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JoAnn’s Bariatric Success

JoAnn’s Bariatric Success

JoAnn had a sleeve gastrectomy at NWWC in October 2017.

What is the best part about this journey?

How great I feel about myself! My blood pressure is down. I feel ten years younger. My sleep apnea is better. I am off acid reflux medicine. I can walk up and down stairs without huffing and puffing. My ankles and knees don’t hurt anymore. I can fold my arms across my chest and cross my legs easily. Sex is better!! So much better. I can drive my car more comfortably since my belly doesn’t hit the steering wheel. I can paint my toes again. I can use any bath towel in the house; before I had to use those giant bath towels and we only had a couple. I can scratch any part of my back by myself. Since I am not stressing about my weight and appearance anymore, I can use my brain energy to think of other more creative things. I literally have more time to think and focus.

I feel amazing. I have so much energy. I feel like “JoAnn” again.

What has been the hardest part?

The hardest part of my journey was making the decision to do it. I had taken every pill and done every fad diet. When I tried so many times to lose weight and was unsuccessful, I blamed myself. I thought I just hadn’t tried hard enough, I wasn’t strong enough, I had no will power, and I was destined to spend the rest of my life with obesity. I thought if that if I couldn’t do it myself, then surgery would be like a cop-out, like cheating. I thought people would judge me. I thought, “Wow, this is SO drastic. They will be cutting one of my organs and it’s permanent.” I was worried about how painful it would be… would it really work… can I take time off work… how much will this cost me… there are so many appointments… My excuses went on and on.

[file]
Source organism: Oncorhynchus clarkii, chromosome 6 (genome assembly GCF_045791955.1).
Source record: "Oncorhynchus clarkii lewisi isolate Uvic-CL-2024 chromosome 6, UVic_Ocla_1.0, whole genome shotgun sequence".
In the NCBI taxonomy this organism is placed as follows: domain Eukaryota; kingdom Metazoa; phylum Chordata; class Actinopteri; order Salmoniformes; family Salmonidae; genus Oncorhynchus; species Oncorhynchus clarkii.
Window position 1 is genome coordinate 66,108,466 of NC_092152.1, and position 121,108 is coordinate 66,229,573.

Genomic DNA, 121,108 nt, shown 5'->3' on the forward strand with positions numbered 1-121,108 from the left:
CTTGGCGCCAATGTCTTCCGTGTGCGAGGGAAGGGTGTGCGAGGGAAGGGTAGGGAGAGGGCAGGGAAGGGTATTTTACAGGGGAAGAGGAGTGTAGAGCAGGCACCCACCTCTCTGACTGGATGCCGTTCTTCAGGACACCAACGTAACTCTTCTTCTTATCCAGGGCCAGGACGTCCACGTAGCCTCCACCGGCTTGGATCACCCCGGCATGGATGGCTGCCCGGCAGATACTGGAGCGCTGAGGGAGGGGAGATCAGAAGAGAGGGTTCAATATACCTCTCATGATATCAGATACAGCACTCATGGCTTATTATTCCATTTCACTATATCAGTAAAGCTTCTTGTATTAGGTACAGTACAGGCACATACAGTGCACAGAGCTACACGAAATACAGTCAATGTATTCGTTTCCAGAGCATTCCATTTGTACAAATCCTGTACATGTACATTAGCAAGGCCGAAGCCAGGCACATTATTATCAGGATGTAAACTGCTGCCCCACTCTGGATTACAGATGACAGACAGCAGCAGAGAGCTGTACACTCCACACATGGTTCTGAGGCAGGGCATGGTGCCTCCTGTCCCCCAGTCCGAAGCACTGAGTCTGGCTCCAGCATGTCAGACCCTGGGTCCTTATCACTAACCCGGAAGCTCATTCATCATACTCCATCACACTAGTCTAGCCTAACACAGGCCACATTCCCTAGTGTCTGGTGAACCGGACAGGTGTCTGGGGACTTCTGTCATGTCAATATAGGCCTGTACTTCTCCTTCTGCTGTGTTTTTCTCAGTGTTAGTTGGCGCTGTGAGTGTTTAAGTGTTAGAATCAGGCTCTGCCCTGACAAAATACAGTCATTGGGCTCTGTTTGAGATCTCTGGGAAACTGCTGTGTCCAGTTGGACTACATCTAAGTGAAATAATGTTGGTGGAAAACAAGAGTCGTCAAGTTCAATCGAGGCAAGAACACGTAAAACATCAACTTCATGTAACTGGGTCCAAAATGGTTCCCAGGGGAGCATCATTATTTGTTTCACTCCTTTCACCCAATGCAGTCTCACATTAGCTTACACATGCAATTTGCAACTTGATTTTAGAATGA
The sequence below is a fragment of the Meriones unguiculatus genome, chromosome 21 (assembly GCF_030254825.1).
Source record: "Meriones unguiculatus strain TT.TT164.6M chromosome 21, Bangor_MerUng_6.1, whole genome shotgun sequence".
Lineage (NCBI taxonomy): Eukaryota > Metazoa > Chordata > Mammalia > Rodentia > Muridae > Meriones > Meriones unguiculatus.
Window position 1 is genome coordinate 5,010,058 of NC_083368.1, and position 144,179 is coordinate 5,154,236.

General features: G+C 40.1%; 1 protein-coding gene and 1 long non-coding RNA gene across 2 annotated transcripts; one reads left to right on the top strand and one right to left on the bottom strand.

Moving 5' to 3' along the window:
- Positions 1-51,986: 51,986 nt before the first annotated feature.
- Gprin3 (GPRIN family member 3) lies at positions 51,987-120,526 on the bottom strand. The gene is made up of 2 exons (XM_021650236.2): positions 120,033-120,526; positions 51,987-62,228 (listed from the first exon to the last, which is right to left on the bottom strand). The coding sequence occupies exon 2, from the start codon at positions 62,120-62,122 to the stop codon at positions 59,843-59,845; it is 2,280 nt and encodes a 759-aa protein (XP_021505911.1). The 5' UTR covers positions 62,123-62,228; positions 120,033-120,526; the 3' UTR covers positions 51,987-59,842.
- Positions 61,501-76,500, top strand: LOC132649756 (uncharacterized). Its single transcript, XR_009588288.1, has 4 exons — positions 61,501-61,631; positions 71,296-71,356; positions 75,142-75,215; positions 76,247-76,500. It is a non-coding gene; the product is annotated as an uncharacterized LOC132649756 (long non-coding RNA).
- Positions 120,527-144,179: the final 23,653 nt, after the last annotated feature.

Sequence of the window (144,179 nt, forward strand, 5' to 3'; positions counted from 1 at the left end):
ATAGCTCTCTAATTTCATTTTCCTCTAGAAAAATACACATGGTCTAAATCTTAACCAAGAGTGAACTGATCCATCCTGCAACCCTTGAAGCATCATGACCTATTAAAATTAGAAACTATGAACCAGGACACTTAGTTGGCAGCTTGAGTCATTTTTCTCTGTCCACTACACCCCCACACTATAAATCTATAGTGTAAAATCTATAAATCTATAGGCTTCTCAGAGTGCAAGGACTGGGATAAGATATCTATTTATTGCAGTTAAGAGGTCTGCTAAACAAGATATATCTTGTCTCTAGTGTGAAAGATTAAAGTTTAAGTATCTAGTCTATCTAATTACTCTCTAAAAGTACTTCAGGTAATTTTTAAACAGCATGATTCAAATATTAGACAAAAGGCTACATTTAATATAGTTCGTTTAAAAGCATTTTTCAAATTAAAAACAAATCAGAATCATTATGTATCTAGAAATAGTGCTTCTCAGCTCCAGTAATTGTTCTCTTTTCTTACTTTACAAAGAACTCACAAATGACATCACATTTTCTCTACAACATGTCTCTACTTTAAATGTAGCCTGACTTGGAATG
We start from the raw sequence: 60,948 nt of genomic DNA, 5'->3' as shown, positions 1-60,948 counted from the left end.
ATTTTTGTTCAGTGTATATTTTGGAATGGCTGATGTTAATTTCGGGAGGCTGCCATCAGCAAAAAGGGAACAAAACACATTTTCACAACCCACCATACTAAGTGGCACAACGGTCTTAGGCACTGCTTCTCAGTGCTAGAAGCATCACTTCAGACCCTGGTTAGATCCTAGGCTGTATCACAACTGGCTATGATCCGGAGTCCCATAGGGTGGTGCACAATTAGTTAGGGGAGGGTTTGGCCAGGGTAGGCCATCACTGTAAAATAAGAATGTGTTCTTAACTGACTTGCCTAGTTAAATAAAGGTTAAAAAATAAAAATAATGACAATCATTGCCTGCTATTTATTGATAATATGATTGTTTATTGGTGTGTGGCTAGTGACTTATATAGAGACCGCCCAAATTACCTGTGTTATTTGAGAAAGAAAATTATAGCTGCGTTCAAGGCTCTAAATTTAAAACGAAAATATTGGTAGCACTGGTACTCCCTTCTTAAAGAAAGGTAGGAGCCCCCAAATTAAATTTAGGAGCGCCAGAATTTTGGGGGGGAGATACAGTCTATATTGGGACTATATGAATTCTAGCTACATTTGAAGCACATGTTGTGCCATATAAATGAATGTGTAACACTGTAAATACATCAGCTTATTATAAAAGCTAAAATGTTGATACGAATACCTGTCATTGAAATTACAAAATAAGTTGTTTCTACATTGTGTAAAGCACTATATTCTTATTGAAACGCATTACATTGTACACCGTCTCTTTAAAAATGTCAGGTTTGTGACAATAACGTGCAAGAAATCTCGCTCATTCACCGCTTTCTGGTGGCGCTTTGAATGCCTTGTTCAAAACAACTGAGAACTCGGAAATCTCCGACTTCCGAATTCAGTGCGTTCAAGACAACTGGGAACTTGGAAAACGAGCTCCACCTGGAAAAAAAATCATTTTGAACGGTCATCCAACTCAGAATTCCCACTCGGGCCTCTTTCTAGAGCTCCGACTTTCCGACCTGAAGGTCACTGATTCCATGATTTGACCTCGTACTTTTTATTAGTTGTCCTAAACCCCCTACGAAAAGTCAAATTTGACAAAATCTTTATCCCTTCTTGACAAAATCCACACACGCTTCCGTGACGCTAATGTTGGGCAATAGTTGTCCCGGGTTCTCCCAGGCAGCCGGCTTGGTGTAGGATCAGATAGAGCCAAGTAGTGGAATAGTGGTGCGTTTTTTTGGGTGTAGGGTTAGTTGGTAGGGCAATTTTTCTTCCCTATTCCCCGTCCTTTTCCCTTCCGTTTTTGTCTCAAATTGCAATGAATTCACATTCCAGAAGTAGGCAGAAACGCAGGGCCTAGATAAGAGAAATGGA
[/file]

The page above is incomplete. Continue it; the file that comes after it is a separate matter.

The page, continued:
Getting the support from my family and friends was scary. I thought they would all make fun of me or tell me I was copping out or taking the easy way out. But they backed me and that was comforting. They said, “If you decide to do this, we support you 100%.” I wish I would have done it 10 years earlier. I wasted 10 years because I was so unhappy with myself.

What goals did you set for yourself? Have you made progress towards those goals?

JoAnn gets a wedding day lift from her boys

A few years ago, I wrote my “dream list” in the back of a notebook. I tried to use positive affirmations in hopes that my dreams would come true someday. Well, recently I found that notebook. I had forgotten about this list although I had dreamed of those things often. My “dream list” was:

  • A crimson Ford Explorer
  • The house of my dreams
  • For my twin boys to go to college
  • To be fit and thin again
  • To marry the man of my dreams

As I read the list, a tear came to my eye and I got goosebumps.

  • In my driveway sits a crimson Ford Explorer.
  • We bought the house of our dreams last November. I got the keys on my birthday.